Greek Australian councillors in Victoria have found themselves amidst political upheaval regarding their election as mayors.
Cr Mary Lalios was re-elected on December 2 as mayor of Whittlesea, while Cr Stella Karyofyllidis was elected, for the second time on December 7 as mayor of Moreland after holding the post in 2000.
The elections created commotion with councillors including those in the cities of Whittlesea and Moreland. Cr Lalios, in the City of Whittlesea, was re-nominated as mayor despite having previously signed an agreement with fellow councillors to support another candidate for the post of mayor.
Cr Lalios doesn’t deny signing the agreement and has, according to a report in the Whittlesea Leader, argued that she signed the document “under duress.”
The apparent agreement took place between councillors who are unofficially supported by the Labor Party. In Whittlesea the councillors are ALP aligned while in Moreland they are Labor endorsed.
Among them is Cr Pavlides who launched a vitriolic attack against Cr Lalios when talking to Neos Kosmos. “With her latest move she lost the trust of her colleagues, the [Labor] party and especially of the ratepayers. She sold us out. She showed that above all she puts her own personal interest.”
Cr Lalios in response to Cr Pavlidis’ comments said to Neos Kosmos English Edition, (NKEE), that Cr Pavlidis has already raised the “substance of the observations being made now with all the elected councillors prior to the Mayoral vote being taken.”
She went on to state that, “fellow councillors decided that I am the best person to be the Mayor.”
Cr Lalios, when responding to NKEE rejected any criticism by saying, “It is not in the best interests of the residents of the City of Whittlesea for me to become involved in a debate being mounted by others.”
She said that her main concern was to meet the needs of “148,000 multicultural residents; bushfire recovery work; the massive growth in our municipality and the potential of 10,500 hectares of land being developed into new homes, streets, schools, sporting grounds, shopping centres and playgrounds.”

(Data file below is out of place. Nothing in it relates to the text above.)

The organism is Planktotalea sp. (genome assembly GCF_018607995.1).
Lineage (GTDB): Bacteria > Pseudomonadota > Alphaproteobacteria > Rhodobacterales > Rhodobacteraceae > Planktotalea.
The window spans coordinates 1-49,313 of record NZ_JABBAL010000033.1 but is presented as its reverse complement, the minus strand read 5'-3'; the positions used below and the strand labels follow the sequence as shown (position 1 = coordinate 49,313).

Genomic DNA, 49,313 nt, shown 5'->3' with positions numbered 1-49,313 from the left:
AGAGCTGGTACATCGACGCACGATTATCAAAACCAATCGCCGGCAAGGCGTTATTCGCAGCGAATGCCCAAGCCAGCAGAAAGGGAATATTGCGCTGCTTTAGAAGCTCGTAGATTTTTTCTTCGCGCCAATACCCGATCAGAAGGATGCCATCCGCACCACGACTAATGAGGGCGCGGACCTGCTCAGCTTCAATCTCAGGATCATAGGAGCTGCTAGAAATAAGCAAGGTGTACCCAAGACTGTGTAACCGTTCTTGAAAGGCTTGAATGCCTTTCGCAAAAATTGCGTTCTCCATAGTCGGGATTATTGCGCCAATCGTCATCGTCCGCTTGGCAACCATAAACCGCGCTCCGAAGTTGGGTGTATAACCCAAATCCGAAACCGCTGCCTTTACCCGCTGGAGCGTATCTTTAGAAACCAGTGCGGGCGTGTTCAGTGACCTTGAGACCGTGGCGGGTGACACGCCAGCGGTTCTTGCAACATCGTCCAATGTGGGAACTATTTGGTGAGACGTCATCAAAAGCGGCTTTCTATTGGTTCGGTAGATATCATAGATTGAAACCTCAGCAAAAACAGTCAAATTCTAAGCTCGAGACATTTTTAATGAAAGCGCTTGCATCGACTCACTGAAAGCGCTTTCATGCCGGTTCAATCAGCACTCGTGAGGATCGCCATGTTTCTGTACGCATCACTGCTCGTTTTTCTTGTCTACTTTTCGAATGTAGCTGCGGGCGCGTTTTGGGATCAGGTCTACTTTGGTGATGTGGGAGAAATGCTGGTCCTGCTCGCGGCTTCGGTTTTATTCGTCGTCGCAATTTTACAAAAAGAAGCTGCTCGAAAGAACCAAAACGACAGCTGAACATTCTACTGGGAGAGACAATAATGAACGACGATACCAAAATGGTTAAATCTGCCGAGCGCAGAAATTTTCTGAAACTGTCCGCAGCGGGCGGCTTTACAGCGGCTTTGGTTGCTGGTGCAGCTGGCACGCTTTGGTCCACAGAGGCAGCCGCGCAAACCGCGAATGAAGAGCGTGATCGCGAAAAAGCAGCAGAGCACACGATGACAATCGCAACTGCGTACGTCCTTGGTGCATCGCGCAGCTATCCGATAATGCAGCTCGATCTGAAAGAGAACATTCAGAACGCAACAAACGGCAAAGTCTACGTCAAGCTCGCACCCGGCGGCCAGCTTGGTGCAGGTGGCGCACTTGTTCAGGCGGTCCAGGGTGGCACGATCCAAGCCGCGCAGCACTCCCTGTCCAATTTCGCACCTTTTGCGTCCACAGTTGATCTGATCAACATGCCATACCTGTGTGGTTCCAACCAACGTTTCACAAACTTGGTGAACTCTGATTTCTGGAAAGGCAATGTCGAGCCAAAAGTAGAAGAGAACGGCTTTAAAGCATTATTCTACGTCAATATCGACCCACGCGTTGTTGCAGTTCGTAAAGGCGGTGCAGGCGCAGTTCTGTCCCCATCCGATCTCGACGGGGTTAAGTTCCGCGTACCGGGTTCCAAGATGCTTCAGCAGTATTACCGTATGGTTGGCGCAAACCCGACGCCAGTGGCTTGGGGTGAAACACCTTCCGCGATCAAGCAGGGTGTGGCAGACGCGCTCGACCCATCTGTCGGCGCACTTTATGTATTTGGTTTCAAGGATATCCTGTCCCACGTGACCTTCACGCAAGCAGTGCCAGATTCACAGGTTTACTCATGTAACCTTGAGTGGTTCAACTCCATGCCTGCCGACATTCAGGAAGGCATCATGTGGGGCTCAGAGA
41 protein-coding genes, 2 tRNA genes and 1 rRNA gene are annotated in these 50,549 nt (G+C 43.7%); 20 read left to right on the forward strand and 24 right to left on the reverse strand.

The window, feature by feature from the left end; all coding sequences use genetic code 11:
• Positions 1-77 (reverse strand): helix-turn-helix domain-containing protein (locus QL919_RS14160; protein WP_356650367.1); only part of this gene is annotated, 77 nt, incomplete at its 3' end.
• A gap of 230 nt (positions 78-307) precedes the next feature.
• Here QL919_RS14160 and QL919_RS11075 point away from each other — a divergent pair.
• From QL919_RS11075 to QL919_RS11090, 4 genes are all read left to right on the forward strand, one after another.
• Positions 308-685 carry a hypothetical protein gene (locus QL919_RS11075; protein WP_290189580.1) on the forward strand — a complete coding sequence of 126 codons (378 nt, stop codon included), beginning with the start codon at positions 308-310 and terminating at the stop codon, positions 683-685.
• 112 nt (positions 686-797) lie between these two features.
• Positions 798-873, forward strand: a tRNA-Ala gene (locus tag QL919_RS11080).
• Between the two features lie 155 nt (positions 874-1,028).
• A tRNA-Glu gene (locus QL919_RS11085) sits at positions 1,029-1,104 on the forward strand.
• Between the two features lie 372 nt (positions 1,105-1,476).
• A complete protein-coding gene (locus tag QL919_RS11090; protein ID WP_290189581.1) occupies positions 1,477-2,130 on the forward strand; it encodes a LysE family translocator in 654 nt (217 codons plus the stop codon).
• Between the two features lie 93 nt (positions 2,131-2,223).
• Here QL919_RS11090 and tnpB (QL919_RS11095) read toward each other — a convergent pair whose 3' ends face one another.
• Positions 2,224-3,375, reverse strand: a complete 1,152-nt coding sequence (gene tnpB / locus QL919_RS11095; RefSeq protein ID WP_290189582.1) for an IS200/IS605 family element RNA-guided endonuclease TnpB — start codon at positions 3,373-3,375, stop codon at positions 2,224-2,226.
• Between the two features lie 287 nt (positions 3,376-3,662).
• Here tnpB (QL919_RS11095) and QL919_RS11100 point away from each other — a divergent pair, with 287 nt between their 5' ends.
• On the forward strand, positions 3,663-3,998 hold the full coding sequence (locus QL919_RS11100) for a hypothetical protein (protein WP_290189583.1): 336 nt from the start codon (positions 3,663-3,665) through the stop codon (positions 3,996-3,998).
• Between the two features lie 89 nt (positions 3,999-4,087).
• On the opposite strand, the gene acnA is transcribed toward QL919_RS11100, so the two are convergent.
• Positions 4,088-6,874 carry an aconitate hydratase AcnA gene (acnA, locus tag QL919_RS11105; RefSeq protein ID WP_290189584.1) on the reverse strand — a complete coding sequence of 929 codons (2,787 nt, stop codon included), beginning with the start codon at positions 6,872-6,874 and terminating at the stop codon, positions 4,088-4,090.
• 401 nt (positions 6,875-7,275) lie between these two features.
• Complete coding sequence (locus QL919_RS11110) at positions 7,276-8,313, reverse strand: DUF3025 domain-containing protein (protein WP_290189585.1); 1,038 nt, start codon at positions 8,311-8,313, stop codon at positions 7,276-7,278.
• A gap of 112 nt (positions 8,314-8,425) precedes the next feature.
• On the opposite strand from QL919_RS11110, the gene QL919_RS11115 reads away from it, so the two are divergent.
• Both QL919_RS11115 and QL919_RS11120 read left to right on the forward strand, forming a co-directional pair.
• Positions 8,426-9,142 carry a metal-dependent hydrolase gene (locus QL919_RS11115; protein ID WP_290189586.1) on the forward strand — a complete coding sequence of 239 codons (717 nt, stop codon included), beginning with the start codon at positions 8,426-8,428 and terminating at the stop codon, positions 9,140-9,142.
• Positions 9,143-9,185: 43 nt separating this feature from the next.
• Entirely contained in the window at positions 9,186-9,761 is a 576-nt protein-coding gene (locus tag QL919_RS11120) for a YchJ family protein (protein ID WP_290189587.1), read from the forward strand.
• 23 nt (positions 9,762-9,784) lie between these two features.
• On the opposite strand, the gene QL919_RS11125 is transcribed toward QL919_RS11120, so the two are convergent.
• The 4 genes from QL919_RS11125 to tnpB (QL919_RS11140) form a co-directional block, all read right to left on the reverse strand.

She underscored her concern for the development of infrastructure to meet the needs of the area’s residents.
A similar situation was reported in the City of Moreland with the difference being that eight out of the 11 acting councillors have been elected with the official support of the ALP.
Moreland is one of the few Victorian municipalities where Labor officially endorses candidates. Cr Karyofillidis, broke ranks last Monday along with other three ALP supported councillors and sided with two Greens and one independent to become the mayor of Moreland for 2009-2010.
While the ALP had thrown its support behind Cr Erdogan, Cr Karyofyllidisclaims that Cr Erdogan’s youth and inexperience forced her to go against her party.
Former mayor of Moreland, Lambros Tapinos, himself a young councillor, disputed her claim.
“I don’t believe age plays a major role; there are some very talented young people in local government” Mr Tapinos said.
He added, “Young people have a lot to contribute to local government. I think the energy, the enthusiasm and new ideas that they bring is a great plus.”
He suggested that Cr Karyofillidis’ decision not to abide by ALP directives was driven by “personal ambition.”
At the same time, Mr Tapinos congratulated Cr Kariofilidis on her election saying, “this is a good thing for the Greek community in general.”
This is the second time that Cr Karyofyllidishas defied the ALP line. In 2004 she advocated for voting preferences contrary to the party’s directive.
Her defiance resulted in Cr Karyofyllidis losing her ALP membership for two years.
Councillors who are elected as mayors work full time with a remuneration package of about $80,000 per annum, and are provided council car. In contrast, councillors are part-time and receive approximately $25,000 per annum.